The Black God


Alphonse Constant, aka Eliphas Levi, gave a precise description of the « mysteries of Eleusis », of which this is the final scene:

« When the initiate had triumphed through all the trials, when he had seen and touched the holy things, if he was judged strong enough to bear the last and most terrible of all the secrets, a veiled priest came running towards him, and threw this enigmatic word into his ear: ‘Osiris is a black God’. Words darker and brighter than jet! »

André Breton, in his book Arcane 17, quotes these same words, ‘Osiris is a black God’, which he describes as a « magic formula » that « works ».

« So, every time an association of ideas treacherously brings you back to that point where, for you, all hope one day has been denied and, from the highest point you then hold, threatens, soaring in search of the wing, to rush you back into the abyss, testing myself the vanity of every word of consolation and holding any attempt at diversion as unworthy, have I convinced myself that only a magic formula here could work, but what formula could condense in it and instantly restore to you all the strength to live, to live with all the intensity possible, when I know that it had returned to you so slowly? The one I decide to stick to, the only one by which I find it acceptable to remind you to me when you suddenly lean towards the other side, is in those words of which, when you start turning your head away, I just want to touch your ear: « Osiris is a black God ». »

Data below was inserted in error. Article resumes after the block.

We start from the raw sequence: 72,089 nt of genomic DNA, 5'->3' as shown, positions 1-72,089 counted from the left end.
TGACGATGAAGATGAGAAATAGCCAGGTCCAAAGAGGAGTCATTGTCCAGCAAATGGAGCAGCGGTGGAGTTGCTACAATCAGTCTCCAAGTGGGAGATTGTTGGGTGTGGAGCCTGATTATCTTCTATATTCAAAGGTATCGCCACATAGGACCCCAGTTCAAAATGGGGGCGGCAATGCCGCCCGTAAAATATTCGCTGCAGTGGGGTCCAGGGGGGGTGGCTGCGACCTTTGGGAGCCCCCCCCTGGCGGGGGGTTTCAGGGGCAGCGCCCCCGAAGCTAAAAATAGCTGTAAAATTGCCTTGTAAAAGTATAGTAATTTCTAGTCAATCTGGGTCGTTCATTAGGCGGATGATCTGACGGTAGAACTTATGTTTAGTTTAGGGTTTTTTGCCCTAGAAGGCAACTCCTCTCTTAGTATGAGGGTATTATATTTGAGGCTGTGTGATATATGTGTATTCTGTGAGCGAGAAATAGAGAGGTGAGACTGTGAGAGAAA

What is actually behind the name of this « magic », and whose help Breton invokes?

What do these words really mean: « Osiris is a black God »?

Anubis, funerary god, reigning over the necropolises, one of Egypt’s oldest deities, dates back to the pre-dynastic period, more than 5500 years ago. Anubis is usually represented as a large black canid. Is it a wolf? A jackal? A wild dog?

Being a hybrid, it has the ears of a fox, the tail and head of a jackal, and the silhouette of a greyhound.

Anubis is the adulterous son of Osiris, according to the version of the myth transmitted by Plutarch in his Isis and Osiris.